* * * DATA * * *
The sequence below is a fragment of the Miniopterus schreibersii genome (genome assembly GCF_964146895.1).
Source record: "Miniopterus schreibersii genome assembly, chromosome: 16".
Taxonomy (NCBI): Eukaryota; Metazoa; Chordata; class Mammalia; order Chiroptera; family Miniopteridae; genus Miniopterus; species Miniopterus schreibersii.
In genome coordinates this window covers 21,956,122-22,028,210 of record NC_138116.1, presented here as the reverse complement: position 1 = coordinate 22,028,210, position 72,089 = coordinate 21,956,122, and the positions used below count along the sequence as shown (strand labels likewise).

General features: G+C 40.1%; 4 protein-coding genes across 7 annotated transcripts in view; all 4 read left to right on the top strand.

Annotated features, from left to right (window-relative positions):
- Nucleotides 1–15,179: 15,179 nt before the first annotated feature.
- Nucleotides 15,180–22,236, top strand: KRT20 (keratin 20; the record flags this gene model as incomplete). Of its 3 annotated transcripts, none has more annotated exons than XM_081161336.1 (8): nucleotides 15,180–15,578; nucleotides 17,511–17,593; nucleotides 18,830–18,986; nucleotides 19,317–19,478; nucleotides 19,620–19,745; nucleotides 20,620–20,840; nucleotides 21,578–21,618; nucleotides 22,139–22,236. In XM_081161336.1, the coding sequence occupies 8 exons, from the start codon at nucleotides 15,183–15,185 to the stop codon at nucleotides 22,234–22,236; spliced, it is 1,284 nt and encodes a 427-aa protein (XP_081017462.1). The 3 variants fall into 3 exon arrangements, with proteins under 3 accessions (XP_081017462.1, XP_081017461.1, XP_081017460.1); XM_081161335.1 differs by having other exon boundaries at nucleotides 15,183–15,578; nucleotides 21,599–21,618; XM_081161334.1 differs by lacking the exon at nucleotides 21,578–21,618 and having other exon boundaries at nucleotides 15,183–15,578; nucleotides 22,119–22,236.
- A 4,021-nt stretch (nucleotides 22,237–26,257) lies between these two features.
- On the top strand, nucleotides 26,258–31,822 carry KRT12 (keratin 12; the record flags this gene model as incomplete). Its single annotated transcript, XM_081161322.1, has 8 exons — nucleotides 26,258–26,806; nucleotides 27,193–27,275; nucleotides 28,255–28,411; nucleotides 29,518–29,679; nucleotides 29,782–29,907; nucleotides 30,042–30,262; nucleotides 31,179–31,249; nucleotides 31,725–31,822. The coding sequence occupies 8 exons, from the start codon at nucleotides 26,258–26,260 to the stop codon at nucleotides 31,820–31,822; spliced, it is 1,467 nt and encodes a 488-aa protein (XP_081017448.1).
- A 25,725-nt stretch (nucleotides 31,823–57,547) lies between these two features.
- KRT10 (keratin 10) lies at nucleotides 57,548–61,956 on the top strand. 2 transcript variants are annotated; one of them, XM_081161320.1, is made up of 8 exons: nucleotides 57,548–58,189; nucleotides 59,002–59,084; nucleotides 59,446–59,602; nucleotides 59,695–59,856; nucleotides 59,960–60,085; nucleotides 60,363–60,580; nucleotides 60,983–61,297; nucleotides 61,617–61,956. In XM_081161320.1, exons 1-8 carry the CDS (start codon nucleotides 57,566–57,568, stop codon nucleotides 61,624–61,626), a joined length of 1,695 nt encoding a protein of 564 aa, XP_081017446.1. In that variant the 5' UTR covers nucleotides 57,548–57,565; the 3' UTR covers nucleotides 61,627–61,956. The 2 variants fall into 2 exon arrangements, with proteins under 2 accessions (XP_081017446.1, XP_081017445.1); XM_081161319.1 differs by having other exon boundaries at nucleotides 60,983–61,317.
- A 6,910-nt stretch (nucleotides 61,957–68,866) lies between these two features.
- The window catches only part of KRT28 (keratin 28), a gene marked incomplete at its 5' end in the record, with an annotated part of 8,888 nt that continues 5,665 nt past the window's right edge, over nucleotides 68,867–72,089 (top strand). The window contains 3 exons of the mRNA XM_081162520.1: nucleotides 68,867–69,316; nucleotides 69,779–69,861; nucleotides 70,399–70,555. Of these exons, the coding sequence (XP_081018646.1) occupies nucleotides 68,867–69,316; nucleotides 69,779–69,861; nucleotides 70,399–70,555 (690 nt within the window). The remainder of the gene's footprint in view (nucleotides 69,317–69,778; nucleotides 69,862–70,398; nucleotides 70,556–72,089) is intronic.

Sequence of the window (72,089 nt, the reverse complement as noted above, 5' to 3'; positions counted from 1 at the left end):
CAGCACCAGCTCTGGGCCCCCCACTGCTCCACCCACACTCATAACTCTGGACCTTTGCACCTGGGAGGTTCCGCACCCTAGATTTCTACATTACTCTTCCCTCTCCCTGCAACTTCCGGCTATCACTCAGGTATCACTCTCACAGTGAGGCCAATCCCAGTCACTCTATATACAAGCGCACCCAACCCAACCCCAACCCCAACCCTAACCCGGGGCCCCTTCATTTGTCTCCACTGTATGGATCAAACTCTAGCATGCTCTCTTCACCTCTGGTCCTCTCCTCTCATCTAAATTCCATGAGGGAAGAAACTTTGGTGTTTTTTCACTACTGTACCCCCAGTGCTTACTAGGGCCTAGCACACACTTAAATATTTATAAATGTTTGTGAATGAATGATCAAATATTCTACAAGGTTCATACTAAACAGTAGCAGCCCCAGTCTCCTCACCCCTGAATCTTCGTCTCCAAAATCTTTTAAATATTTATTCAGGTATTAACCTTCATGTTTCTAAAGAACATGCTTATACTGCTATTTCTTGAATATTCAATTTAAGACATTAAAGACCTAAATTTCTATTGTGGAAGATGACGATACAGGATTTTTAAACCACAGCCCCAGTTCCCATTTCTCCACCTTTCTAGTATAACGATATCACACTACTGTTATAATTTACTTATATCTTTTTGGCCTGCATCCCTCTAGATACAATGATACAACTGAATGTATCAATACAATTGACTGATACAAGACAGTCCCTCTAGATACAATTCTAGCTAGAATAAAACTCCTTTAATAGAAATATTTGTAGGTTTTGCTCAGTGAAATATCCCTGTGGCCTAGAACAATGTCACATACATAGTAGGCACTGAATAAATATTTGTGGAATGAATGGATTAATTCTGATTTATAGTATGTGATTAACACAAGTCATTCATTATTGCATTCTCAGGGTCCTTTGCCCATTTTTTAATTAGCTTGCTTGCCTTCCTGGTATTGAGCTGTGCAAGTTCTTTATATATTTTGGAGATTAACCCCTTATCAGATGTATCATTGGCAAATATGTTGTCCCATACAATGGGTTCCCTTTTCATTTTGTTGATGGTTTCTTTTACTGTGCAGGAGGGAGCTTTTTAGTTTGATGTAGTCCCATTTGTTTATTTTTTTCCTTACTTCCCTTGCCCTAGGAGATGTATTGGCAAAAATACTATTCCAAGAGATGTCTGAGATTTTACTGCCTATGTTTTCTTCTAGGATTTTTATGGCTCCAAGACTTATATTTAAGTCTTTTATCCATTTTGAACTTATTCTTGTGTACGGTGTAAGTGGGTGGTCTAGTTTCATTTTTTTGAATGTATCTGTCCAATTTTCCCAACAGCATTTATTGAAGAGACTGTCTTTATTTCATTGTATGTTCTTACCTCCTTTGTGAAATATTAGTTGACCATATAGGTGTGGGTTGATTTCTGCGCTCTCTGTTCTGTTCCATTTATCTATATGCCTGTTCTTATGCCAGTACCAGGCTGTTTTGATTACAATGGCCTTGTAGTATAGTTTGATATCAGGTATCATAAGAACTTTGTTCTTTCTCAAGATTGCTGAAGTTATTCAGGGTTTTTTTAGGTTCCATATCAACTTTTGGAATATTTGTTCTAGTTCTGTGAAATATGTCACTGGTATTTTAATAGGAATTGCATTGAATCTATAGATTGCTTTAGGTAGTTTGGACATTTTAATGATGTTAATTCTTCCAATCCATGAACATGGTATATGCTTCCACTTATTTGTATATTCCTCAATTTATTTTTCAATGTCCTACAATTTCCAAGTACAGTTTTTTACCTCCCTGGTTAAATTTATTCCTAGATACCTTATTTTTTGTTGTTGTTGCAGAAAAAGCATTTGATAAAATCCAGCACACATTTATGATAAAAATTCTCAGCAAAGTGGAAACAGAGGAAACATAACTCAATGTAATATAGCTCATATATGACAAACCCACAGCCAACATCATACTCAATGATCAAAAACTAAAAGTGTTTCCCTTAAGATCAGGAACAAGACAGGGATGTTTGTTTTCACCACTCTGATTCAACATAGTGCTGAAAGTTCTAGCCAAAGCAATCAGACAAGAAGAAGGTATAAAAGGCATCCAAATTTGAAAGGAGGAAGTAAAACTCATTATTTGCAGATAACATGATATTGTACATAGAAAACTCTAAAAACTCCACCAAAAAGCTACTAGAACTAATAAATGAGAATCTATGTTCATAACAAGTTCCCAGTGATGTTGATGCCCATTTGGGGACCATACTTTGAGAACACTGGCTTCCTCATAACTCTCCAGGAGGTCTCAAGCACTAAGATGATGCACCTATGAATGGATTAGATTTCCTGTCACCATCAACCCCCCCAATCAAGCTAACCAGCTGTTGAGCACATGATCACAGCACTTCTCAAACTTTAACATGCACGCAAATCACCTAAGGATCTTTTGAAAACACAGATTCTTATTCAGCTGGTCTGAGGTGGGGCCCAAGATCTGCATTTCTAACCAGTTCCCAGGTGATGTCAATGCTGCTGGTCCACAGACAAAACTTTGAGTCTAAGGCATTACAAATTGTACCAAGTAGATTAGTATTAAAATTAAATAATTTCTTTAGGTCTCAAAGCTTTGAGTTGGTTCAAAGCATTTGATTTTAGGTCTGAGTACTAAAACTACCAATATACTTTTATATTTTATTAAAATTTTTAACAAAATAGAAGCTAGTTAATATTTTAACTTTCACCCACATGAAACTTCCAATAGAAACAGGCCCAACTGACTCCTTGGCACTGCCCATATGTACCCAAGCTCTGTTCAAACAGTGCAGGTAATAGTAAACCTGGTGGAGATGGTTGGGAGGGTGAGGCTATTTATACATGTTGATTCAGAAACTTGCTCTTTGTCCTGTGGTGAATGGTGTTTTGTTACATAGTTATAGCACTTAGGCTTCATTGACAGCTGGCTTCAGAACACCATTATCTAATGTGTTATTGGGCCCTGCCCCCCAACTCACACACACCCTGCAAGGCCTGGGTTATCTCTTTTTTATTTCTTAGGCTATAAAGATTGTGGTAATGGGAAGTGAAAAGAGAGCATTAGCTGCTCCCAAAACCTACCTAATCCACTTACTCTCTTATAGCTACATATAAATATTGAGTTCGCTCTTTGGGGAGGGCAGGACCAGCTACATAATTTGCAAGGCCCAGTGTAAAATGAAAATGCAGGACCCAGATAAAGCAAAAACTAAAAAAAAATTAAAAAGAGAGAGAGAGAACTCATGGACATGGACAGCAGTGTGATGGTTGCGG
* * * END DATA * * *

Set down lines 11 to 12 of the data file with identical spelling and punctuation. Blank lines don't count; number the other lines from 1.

- A 25,725-nt stretch (nucleotides 31,823–57,547) lies between these two features.
- KRT10 (keratin 10) lies at nucleotides 57,548–61,956 on the top strand. 2 transcript variants are annotated; one of them, XM_081161320.1, is made up of 8 exons: nucleotides 57,548–58,189; nucleotides 59,002–59,084; nucleotides 59,446–59,602; nucleotides 59,695–59,856; nucleotides 59,960–60,085; nucleotides 60,363–60,580; nucleotides 60,983–61,297; nucleotides 61,617–61,956. In XM_081161320.1, exons 1-8 carry the CDS (start codon nucleotides 57,566–57,568, stop codon nucleotides 61,624–61,626), a joined length of 1,695 nt encoding a protein of 564 aa, XP_081017446.1. In that variant the 5' UTR covers nucleotides 57,548–57,565; the 3' UTR covers nucleotides 61,627–61,956. The 2 variants fall into 2 exon arrangements, with proteins under 2 accessions (XP_081017446.1, XP_081017445.1); XM_081161319.1 differs by having other exon boundaries at nucleotides 60,983–61,317.